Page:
Curled up in bed, outraged, spinning, crying, despondent, or terrified? Maybe you've felt all of these things in the last few days.
Those of us living near Highland Park may feel a new level of acute fear, anger, and depression. We may also realize that the kind of fear parents in some neighborhoods of Chicago experience daily is intolerable, and we feel guilty that we haven't been outraged enough about that.
WHAT NOT TO DO:
1) Don't let your fear and anger spin you into an unorganized ball of rage and then show up at non-profit activist meetings trying to change everything. Take a beat.
2) Don't yell at your friends and family or accuse people of not doing enough before you've done an honest assessment of yourself and your actions.
3) Don't ignore your feelings.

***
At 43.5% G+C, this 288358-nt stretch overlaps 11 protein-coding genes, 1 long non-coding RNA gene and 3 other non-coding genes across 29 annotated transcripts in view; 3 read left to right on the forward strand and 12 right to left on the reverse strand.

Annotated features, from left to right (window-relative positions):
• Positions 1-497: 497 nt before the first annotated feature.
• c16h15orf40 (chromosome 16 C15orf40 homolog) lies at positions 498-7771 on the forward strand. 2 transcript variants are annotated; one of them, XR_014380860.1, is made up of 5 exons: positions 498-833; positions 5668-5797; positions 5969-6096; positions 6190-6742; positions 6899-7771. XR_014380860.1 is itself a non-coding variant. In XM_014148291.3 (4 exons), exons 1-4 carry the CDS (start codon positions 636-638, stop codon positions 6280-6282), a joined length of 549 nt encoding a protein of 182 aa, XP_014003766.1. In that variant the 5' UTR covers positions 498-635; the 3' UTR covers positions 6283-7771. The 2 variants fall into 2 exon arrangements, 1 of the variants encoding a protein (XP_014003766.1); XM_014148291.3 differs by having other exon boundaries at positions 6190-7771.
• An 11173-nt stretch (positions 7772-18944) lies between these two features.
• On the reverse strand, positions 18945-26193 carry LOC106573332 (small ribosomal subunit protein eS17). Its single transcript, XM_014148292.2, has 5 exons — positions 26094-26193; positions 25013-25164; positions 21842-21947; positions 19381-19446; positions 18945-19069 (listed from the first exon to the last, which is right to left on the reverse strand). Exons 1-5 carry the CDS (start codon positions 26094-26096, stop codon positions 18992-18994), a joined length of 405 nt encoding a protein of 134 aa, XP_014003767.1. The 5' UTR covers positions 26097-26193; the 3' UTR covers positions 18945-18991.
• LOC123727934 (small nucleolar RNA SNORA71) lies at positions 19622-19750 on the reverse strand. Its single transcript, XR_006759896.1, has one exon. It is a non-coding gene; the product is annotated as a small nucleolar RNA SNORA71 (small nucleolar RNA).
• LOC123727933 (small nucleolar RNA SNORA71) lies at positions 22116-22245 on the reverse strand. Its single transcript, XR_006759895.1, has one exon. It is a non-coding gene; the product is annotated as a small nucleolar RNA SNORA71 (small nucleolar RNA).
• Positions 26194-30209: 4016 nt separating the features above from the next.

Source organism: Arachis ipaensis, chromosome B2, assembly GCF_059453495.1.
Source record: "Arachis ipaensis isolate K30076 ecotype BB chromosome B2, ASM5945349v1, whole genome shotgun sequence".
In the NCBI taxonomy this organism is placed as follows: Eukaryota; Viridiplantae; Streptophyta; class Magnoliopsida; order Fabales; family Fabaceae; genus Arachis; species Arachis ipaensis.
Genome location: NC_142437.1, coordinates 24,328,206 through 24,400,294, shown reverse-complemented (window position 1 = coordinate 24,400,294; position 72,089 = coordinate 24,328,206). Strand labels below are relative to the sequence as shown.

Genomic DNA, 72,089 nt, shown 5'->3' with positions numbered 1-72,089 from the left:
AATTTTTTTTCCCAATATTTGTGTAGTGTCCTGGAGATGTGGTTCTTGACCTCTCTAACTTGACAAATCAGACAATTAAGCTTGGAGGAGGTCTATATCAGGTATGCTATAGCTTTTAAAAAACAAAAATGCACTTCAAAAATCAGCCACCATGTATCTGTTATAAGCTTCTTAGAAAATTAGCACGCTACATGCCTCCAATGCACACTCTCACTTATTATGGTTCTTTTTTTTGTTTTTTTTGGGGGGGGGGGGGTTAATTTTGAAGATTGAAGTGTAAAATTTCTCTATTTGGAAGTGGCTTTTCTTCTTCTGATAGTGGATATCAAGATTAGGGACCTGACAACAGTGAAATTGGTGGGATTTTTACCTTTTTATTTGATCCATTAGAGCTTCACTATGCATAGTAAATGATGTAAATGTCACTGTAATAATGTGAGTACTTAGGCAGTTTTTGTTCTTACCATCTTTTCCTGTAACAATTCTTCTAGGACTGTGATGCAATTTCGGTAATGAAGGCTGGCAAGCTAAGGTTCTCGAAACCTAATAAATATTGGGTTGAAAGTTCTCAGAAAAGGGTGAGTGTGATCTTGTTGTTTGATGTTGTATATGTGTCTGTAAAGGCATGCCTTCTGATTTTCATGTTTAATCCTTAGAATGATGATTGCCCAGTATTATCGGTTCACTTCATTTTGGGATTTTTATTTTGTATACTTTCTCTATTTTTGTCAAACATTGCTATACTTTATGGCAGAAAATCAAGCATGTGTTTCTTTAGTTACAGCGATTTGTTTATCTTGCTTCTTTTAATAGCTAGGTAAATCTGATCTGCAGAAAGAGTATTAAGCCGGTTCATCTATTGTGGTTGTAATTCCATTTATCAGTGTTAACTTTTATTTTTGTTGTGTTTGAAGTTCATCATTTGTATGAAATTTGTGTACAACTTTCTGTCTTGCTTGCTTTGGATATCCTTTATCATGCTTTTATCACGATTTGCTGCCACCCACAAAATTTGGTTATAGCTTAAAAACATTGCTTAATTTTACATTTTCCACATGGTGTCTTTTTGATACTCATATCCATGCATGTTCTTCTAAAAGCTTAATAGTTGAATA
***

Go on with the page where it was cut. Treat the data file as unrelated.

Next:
4) Don't assume that one big, heroic act on your part is going to fix the problem. It will take a million little acts, sustained over a long period of time.
WHAT TO DO:
1) Let yourself feel the anger, anguish, fear, depression. Go through it fully. Journal, read, rest. Take a few days to go through this, reflect, and recharge. The problems aren't going to go away while you do this. They will still be there when you are calmer and clearer.
2) Work through the Social Change Ecosystem map and workbook (click on the image at the bottom which will then open a PDF doc). This will help you identify where you can be of service and help you move out of a paralyzed, overwhelmed state. You can't do everything and you only have so many resources of time, emotional strength, and money. This framework will help you figure out how you can help consistently over a long period of time rather than in one short burst of anger and fear.
3) When you get to a meeting, honor the work that has been going on for years before you got angry enough to get involved. Listen, learn, and lend your gifts and talents.
4) Ask yourself what keeps you up at night. This will help guide you to what's deeply felt at your core. If we are going to give our time and energy to helping over a sustained period of time, we have to feel deeply connected to the cause.